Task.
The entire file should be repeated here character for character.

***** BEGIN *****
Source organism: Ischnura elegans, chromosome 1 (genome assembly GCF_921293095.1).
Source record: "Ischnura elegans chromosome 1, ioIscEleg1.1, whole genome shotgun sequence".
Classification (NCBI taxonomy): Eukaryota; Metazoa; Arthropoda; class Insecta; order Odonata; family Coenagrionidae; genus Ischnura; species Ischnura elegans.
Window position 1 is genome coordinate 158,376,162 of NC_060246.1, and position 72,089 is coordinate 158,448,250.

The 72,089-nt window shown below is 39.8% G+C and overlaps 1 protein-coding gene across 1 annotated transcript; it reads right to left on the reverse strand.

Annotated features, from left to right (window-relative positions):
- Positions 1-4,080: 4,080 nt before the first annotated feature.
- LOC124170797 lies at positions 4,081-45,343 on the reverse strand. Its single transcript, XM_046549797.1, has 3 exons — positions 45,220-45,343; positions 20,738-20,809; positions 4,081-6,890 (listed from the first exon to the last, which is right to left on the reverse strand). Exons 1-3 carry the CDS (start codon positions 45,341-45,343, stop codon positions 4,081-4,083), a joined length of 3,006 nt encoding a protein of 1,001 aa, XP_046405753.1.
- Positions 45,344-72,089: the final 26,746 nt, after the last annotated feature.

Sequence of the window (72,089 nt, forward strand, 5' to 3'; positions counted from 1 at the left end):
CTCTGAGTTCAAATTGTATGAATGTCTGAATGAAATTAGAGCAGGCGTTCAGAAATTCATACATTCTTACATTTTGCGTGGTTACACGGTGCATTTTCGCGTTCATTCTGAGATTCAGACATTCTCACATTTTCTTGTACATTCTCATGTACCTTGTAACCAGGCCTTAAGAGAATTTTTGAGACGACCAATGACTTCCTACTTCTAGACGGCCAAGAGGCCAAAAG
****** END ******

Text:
Source organism: Ischnura elegans, chromosome 1 (genome assembly GCF_921293095.1).
Source record: "Ischnura elegans chromosome 1, ioIscEleg1.1, whole genome shotgun sequence".
Classification (NCBI taxonomy): Eukaryota; Metazoa; Arthropoda; class Insecta; order Odonata; family Coenagrionidae; genus Ischnura; species Ischnura elegans.
Window position 1 is genome coordinate 158,376,162 of NC_060246.1, and position 72,089 is coordinate 158,448,250.

The 72,089-nt window shown below is 39.8% G+C and overlaps 1 protein-coding gene across 1 annotated transcript; it reads right to left on the reverse strand.

Annotated features, from left to right (window-relative positions):
- Positions 1-4,080: 4,080 nt before the first annotated feature.
- LOC124170797 lies at positions 4,081-45,343 on the reverse strand. Its single transcript, XM_046549797.1, has 3 exons — positions 45,220-45,343; positions 20,738-20,809; positions 4,081-6,890 (listed from the first exon to the last, which is right to left on the reverse strand). Exons 1-3 carry the CDS (start codon positions 45,341-45,343, stop codon positions 4,081-4,083), a joined length of 3,006 nt encoding a protein of 1,001 aa, XP_046405753.1.
- Positions 45,344-72,089: the final 26,746 nt, after the last annotated feature.

Sequence of the window (72,089 nt, forward strand, 5' to 3'; positions counted from 1 at the left end):
CTCTGAGTTCAAATTGTATGAATGTCTGAATGAAATTAGAGCAGGCGTTCAGAAATTCATACATTCTTACATTTTGCGTGGTTACACGGTGCATTTTCGCGTTCATTCTGAGATTCAGACATTCTCACATTTTCTTGTACATTCTCATGTACCTTGTAACCAGGCCTTAAGAGAATTTTTGAGACGACCAATGACTTCCTACTTCTAGACGGCCAAGAGGCCAAAAG